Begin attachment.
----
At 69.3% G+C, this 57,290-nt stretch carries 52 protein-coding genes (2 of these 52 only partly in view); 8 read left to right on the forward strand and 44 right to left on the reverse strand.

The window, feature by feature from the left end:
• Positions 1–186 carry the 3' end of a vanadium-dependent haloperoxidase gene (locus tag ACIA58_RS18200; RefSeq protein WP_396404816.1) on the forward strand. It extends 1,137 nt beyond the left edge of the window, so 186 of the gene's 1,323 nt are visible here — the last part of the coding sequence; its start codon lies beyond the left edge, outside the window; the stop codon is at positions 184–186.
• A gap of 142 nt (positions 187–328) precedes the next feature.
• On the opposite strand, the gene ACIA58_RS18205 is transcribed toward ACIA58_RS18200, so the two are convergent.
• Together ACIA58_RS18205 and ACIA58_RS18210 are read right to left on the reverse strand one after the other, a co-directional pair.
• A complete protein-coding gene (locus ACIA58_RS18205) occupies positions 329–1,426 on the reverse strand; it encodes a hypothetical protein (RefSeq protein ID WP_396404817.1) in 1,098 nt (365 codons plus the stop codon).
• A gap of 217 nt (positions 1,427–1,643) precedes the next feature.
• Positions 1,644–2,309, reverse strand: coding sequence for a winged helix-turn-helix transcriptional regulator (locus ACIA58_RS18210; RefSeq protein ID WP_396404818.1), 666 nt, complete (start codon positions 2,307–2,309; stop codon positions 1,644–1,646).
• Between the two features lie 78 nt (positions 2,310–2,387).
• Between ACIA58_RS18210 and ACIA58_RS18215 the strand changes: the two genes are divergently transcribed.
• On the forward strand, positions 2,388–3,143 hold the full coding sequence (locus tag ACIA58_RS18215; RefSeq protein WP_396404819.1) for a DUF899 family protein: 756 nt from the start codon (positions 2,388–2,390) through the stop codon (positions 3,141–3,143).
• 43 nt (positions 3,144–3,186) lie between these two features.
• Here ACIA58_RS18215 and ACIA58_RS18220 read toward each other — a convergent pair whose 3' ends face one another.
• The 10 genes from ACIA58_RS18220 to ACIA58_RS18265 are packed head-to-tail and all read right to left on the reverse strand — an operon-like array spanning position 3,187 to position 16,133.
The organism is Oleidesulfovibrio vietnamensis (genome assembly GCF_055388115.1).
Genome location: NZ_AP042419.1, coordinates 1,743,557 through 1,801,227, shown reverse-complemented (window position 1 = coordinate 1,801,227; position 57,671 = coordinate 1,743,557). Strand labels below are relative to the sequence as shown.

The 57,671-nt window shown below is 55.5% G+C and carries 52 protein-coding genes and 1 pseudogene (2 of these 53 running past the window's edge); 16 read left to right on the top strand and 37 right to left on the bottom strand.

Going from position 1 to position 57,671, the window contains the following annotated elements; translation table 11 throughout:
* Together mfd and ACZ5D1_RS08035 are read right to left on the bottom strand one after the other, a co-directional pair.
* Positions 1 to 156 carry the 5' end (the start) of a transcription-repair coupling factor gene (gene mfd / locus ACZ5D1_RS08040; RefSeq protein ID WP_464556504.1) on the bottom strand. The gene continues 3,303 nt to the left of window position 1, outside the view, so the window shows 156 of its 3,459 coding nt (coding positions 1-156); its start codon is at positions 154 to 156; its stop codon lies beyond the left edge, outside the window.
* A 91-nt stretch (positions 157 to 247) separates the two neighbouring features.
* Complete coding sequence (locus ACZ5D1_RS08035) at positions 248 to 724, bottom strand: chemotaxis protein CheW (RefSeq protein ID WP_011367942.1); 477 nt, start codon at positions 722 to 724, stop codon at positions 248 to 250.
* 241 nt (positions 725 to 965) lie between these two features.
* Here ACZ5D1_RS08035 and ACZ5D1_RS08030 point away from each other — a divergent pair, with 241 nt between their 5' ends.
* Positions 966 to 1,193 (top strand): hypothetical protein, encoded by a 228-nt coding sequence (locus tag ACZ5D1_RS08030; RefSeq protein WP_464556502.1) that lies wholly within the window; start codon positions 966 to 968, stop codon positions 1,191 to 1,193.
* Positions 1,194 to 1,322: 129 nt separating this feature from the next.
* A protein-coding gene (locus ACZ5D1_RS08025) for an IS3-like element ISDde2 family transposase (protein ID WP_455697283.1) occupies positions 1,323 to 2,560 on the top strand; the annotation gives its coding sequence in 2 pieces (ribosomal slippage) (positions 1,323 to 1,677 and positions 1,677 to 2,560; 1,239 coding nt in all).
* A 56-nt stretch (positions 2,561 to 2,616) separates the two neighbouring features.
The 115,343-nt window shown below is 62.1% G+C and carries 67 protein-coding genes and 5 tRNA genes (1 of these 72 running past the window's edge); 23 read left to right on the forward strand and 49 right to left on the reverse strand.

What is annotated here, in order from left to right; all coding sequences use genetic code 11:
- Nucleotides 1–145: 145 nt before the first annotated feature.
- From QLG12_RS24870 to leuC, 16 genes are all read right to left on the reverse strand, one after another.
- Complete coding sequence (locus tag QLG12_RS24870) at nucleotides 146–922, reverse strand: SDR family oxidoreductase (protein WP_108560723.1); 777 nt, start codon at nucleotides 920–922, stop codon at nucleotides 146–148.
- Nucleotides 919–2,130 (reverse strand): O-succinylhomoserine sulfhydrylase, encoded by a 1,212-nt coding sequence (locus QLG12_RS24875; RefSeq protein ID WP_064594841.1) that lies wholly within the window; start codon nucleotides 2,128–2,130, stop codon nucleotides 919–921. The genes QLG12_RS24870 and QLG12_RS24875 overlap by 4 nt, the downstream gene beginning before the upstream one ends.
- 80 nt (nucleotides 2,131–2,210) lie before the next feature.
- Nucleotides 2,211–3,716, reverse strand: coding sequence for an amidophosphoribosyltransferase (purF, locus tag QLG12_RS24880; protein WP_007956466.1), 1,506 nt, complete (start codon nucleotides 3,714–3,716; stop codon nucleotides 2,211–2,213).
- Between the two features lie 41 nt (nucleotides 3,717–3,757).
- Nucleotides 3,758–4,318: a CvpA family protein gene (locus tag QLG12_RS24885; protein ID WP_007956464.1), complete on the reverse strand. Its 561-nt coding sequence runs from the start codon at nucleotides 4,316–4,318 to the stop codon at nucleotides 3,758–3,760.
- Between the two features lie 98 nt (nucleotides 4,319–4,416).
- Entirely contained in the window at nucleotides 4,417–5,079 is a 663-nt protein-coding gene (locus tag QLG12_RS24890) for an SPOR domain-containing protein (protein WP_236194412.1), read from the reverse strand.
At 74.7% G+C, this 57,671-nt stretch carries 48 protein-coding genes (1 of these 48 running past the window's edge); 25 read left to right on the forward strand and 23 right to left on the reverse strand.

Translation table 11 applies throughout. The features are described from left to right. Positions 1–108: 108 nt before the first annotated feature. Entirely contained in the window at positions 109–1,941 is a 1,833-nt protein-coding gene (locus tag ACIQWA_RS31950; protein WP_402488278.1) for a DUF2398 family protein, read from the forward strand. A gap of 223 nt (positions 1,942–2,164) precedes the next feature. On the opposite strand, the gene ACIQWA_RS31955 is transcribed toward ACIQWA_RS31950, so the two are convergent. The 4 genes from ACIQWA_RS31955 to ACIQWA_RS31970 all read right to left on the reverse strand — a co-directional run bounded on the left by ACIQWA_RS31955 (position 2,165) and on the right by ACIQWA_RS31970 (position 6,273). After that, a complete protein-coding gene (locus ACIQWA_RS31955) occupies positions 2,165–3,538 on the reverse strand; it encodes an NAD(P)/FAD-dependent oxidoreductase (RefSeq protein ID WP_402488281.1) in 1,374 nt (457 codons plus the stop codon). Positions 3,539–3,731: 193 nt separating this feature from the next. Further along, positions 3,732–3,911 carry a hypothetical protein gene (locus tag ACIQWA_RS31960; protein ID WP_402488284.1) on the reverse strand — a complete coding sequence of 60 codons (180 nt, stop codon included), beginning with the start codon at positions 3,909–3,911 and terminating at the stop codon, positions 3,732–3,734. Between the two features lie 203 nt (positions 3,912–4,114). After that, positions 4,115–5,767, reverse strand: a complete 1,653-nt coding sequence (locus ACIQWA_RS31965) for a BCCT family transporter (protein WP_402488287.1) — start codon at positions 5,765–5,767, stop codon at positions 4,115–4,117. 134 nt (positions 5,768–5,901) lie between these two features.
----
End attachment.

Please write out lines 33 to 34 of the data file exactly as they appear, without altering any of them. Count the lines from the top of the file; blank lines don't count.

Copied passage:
- From QLG12_RS24870 to leuC, 16 genes are all read right to left on the reverse strand, one after another.
- Complete coding sequence (locus tag QLG12_RS24870) at nucleotides 146–922, reverse strand: SDR family oxidoreductase (protein WP_108560723.1); 777 nt, start codon at nucleotides 920–922, stop codon at nucleotides 146–148.